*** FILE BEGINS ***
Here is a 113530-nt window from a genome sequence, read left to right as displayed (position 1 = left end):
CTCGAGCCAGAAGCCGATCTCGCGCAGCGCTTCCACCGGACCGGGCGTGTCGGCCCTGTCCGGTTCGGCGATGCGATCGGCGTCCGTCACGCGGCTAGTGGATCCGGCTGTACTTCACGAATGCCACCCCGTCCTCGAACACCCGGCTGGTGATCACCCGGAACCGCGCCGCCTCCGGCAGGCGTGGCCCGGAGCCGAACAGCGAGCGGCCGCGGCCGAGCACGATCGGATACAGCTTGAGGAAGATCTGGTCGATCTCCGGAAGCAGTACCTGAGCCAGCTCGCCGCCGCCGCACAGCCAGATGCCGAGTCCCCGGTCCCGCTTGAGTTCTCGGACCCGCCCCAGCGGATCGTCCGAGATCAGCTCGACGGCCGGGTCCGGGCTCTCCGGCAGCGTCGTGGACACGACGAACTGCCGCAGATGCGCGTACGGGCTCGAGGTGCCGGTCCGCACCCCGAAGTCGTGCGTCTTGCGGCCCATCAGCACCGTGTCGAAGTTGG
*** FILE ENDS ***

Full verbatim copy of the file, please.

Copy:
Here is a 113530-nt window from a genome sequence, read left to right as displayed (position 1 = left end):
CTCGAGCCAGAAGCCGATCTCGCGCAGCGCTTCCACCGGACCGGGCGTGTCGGCCCTGTCCGGTTCGGCGATGCGATCGGCGTCCGTCACGCGGCTAGTGGATCCGGCTGTACTTCACGAATGCCACCCCGTCCTCGAACACCCGGCTGGTGATCACCCGGAACCGCGCCGCCTCCGGCAGGCGTGGCCCGGAGCCGAACAGCGAGCGGCCGCGGCCGAGCACGATCGGATACAGCTTGAGGAAGATCTGGTCGATCTCCGGAAGCAGTACCTGAGCCAGCTCGCCGCCGCCGCACAGCCAGATGCCGAGTCCCCGGTCCCGCTTGAGTTCTCGGACCCGCCCCAGCGGATCGTCCGAGATCAGCTCGACGGCCGGGTCCGGGCTCTCCGGCAGCGTCGTGGACACGACGAACTGCCGCAGATGCGCGTACGGGCTCGAGGTGCCGGTCCGCACCCCGAAGTCGTGCGTCTTGCGGCCCATCAGCACCGTGTCGAAGTTGG